b) How strategy can I adopt to reduce out of pocket expenses?

BBCWatcher 21-12-2018 09:15 AM

Quote:

Originally Posted by wannabelazy (Post 118201081)
Hey BBCW, I understand you're in favour of a lower allocation to Singapore stocks vs global stocks (20/80).

Lower than Shiny Things’s recommendation, yes.

Quote:

Do you think there's a case for an even lower allocation? i.e. (10/90).
“No more than 20%” is how I’ve phrased it. And, to be clear, this “no more than 20% STI stocks” suggestion is for individuals who plan to retire in Singapore (and who already possess a right of abode in Singapore) and who are >7 years away from first drawdown age.

Quote:

I can't help but feel like including more STI to benefit from a potentially appreciating SGD isn't worth it compared to getting better diversification from just buying more global stocks.
I agree. I don’t like the risk of too severely (in my view) overweighting 30 stocks that happen to be listed and traded in Singapore for the whole of one’s accumulation phase, especially given how MAS manages the Singapore dollar, with a loose peg to an undisclosed, trade-weighted basket of currencies.

Quote:

I also find it hard to imagine a scenario where the local market would be doing well while the global market isn't. Is it wrong to think this way?
That is possible, but that’s not a bet I want to make and hold so heavily for so long (30+ accumulation years), especially when I would already be making that bet with a primary residence in Singapore (typically), and Singapore dollar bonds and bond-likes (e.g. CPF). And there’s already a great deal of protection against adverse currency swings in the dollar cost averaging during accumulation phase and in portfolio adjustments in the 7 (or up to 10, if you’re really conservative) year period before drawdown age.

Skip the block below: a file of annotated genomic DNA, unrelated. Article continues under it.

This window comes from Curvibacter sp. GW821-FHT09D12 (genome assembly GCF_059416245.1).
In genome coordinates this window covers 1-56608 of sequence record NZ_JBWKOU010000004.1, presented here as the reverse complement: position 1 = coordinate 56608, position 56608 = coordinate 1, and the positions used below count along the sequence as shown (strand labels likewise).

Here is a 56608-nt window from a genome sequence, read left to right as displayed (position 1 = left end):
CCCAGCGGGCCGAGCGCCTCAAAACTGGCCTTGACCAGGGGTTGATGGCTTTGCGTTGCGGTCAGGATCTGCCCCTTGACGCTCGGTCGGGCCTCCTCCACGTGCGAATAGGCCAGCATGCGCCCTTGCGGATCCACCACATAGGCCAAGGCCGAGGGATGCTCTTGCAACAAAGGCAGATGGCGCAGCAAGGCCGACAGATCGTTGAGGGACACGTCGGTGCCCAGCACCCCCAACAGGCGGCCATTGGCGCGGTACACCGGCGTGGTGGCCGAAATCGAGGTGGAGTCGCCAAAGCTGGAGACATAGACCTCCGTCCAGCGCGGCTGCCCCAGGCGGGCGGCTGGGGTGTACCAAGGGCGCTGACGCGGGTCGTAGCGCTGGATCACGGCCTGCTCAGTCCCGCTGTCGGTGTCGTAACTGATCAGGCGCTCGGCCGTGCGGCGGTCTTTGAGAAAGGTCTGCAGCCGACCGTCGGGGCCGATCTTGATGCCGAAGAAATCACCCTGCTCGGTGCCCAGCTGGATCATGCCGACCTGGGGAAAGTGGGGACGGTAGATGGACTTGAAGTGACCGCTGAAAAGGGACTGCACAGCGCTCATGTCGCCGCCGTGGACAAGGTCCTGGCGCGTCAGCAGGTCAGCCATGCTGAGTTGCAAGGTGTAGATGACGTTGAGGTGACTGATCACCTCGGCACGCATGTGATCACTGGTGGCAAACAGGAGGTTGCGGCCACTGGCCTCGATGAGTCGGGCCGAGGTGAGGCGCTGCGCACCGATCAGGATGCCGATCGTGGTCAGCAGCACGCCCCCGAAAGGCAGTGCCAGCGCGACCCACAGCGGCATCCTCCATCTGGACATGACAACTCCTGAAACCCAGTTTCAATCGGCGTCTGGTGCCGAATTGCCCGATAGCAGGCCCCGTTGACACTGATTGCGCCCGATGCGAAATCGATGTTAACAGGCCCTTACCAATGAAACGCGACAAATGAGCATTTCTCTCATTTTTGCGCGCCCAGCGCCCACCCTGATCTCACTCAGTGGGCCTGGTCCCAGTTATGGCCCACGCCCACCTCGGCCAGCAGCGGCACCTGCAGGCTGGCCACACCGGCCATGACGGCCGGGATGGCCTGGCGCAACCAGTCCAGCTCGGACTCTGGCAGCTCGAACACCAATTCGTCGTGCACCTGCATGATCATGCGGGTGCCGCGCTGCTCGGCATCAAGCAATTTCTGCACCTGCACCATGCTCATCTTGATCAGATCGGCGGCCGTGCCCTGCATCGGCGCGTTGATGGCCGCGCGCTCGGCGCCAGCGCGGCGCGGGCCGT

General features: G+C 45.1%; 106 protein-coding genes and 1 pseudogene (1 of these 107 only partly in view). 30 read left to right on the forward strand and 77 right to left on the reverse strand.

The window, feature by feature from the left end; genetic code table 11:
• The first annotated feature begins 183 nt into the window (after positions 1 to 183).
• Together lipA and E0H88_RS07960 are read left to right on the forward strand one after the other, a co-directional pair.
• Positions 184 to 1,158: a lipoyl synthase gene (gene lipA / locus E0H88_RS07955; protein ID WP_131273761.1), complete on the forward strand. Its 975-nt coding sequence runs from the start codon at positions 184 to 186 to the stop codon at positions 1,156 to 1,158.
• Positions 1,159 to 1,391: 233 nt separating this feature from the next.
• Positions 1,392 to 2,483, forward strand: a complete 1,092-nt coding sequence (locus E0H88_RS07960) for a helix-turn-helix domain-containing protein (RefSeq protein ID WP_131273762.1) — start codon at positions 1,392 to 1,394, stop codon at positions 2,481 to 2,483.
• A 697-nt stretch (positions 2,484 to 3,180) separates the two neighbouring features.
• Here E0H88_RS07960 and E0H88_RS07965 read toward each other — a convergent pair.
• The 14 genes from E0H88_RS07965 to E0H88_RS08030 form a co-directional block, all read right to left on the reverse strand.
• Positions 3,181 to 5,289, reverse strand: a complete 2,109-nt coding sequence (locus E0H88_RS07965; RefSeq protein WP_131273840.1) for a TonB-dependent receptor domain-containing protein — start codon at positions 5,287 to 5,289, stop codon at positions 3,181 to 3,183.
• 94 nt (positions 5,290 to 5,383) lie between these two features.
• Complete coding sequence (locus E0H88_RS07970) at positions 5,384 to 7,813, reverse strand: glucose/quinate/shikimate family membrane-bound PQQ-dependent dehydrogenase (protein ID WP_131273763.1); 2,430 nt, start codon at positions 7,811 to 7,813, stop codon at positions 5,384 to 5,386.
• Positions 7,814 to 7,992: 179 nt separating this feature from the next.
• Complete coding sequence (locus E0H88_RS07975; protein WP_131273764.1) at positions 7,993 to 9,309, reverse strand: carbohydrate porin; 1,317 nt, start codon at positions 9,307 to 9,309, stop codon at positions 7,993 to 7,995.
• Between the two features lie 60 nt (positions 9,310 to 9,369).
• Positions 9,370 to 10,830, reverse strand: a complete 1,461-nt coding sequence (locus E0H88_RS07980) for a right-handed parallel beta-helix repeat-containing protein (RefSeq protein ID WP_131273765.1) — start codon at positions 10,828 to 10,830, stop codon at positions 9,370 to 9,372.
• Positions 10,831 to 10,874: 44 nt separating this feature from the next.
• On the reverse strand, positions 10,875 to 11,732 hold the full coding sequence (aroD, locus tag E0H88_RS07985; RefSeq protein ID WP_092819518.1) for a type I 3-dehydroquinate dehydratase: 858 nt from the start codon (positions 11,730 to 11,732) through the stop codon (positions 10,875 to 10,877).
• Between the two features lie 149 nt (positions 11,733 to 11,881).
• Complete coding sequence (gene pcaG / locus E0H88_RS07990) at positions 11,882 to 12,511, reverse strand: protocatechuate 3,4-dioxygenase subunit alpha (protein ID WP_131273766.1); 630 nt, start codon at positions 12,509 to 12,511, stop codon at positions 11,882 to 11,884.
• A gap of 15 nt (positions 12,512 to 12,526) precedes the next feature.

Anyway, I agree with you, for the period >7 years away from drawdown age.

Quote:

Originally Posted by Extech (Post 118208387)
Hi BBCwatcher, asking this on behalf of my mum, who has two health insurance policies....

However, we were recently informed by COMPANY that they will start to charge a 20% co-payment as we had exceeded the cap.

Yes, the annual limit on the “COMPANY” insurance plan has been reached, evidently.

Quote:

When queried, COMPANY revealed that they had been paying the full bill- reimbursing the 90% billed amount to PERSONAL, and then covering the remainder 10% co-payment as a cheque to us
OK.

Quote:

a) Is the transfer of money from COMPANY to PERSONAL a industrial standard/normal, or is this an anomaly?
It’s normal. The two insurance carriers/policies are coordinating coverage and payouts. Evidently the “COMPANY” policy is acting as primary coverage, so it’s paying the full bill...until the annual limit is reached.

Quote:

b) How strategy can I adopt to reduce out of pocket expenses?
Well, it’s still possible to file claims against the “PERSONAL” policy (too), and that has a 10% co-pay after the “COMPANY” policy runs out for the year. Also, starting on January 1 (soon), presumably the “COMPANY” policy gets a new annual limit. So that should be the worst case (10% co-pay for the rest of the year, after the two insurance companies coordinate). I also assume the “PERSONAL” policy hasn’t hit its annual limit.

I assume that all claims are filed with both carriers/policies, and that you’re letting both carriers know about the other. I think they ask that anyway when you file a claim.

Anyway, as long as you’re filing the claim with both and letting both of them know about the other, that should be fine. They should coordinate. I’m not sure if you get to choose which carrier/policy is “primary,” and which is “secondary,” but you can ask.

Quite often your personal policy will have an annual deductible — base Integrated Shield plans are like that — and so your personal policy won’t pay anything initially, but the company plan will. That’s also normal, but you still have to let the company’s claims handler know about the personal policy.

If you have any concerns about how and whether they’re coordinating correctly, pull out the claim reports and call each of them, to ask them to explain how they arrived at their numbers.